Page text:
by Karen Alberg Grossman
EJ Luera

Looking back now at the fabulous sneaker-dominated retail business two 20-something guys founded in Las Vegas almost ten years ago, it would seem that they had a clearly defined plan. But according to co-founder EJ Luera, (whose business card reads “nice guy”), it was a little risk-taking and a lot of luck. “I don’t have a fashion or retail background,” he confides. “I was in nightlife: I was a DJ, I did marketing. My business partner Ajay Bouri is the fashion visionary. I merely invested in his vision.”

EJ shares how Ajay, who worked with him at a nightclub in Reno, had the idea to sublease a tiny corner in a women’s apparel store called The Attic to launch The Basement, a collection of contemporary menswear. The Attic ultimately (and quietly) closed but Ajay maintained relationships with his vendors and continued to service clients out of the trunk of his car.

“When he moved to Vegas, he kept those accounts open and also started selling to nightclub hosts, cocktail waitresses, etc. We realized there was a void in Vegas for what we offered so I decided to invest some money to open a store in Chinatown (a modest neighborhood about two miles from the strip). I think between us, we invested $75,000. The shelving was from Ikea; our iconic ‘sneaker tunnel’ is made from raw steel, brick, and wood. When we opened at the Wynn last year, we took the Chinatown concept and simply elevated it. The sneaker tunnel features LED lighting, the wall coverings are original art and live moss, the fixtures are all unique. The Wynn experience is more elevated but the Chinatown store is a more authentic reflection of urban street culture and during conventions, people from all over come to check it out.” (Editor’s note: we recommend Taco Tuesdays for the food trucks, DJ and bar.)

While FEATURE boasts a sophisticated web business that generates a good 75 percent of sales, the stores are so much fun. (Editor’s note: We challenge you to visit their sneaker tunnel without buying new sneakers! I bought featherweight Nikes and Comme des Garçons/Converse with little red hearts.)

As a top tier account for all the cool brands and collaborations, EJ explains how the business has evolved. “When we first opened nine years ago, we had to convince brands to take a chance on us. We were in a crappy location in Chinatown with our Ikea shelves and our entry-level brands. Because we couldn’t get the brands we wanted, we took a chance on some little-known boutique brands that had not yet established themselves. And then lightening hit: a few of those brands caught fire; our credibility came from the fact that we happened to have those brands at the right time and that credibility attracted other cool brands.”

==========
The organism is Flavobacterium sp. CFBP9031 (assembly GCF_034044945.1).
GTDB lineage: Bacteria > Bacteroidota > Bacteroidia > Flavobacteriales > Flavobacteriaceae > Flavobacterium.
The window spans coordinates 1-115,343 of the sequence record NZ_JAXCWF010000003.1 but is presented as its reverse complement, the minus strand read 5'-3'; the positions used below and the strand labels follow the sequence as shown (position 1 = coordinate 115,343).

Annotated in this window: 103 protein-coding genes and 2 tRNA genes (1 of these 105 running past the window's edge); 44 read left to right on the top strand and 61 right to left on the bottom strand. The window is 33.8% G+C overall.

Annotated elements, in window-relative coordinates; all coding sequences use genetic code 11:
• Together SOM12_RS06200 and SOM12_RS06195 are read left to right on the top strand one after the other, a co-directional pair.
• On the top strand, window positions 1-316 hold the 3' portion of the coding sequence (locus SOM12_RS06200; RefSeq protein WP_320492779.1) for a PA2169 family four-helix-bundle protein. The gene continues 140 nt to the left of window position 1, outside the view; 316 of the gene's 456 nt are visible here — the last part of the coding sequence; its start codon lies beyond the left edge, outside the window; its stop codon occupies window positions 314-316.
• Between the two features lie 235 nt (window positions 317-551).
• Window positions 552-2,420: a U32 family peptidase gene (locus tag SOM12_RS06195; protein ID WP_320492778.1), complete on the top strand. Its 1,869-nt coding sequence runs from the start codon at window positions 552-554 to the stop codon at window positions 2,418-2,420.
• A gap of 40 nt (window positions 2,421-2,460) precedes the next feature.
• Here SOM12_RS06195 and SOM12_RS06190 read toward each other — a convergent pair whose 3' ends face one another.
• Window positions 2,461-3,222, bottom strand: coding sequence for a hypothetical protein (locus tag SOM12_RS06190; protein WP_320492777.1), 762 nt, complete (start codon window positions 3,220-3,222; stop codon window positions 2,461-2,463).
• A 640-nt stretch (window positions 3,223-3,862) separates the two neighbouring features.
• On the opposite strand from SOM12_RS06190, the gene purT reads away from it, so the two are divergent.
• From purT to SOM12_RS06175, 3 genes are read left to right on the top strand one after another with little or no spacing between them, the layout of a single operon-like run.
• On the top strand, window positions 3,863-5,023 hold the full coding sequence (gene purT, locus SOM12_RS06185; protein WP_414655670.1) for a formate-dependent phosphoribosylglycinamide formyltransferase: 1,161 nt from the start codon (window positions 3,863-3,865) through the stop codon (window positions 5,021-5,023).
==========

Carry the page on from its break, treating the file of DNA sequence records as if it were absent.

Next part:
Ironically, while risk-taking put FEATURE on the map (a third store will soon open in Calabasas), the guys are no longer taking chances bringing in untested brands. “At our stage of development,” EJ explains, “we probably won’t take chances on untested designers anymore. We’ve become image accounts for many cool brands so other cool brands are seeking us out. Not all of course: we had to pursue Margiela; we had to court Thom Browne. But for the most part, they’re coming to us. We probably carry 60 to 80 vendors (sneakers, apparel, accessories) in the store and that’s too many. We want to go deeper into the brands doing well and take fewer chances on the others.”

EJ also credits luck for allowing the business to flourish without Nike for so many years. “We didn’t get Nike until year seven but we were fortunate to be part of the retro-runner resurgence,” he explains. “Saucony, Asics, New Balance—we were top tier accounts with those guys and almost top-tier with Adidas. That’s what got us through.”

In conclusion, with all the excitement of launch parties and collaborations and pop-up shots, EJ emphasizes the value of persistence. “CDG turned us down for five years. Ajay would keep calling them but he’d never get past an assistant. They complained that we were in Chinatown; we remodeled four times and expanded before they’d finally give us an account. MCM had a resurgence in the urban market and Ajay would wake up at 3:00 am every day for a month to call Germany to maybe find someone who spoke English. They had no concept of Chinatown in Las Vegas but we finally got 1,000 very cool backpacks to put on our Ikea shelves. So the message is to never give up!”


  1. Great article about the new breed of retailers that are smart, passionate, and unrelenting in their pursuit of creativity. They are the innovators in retail today.

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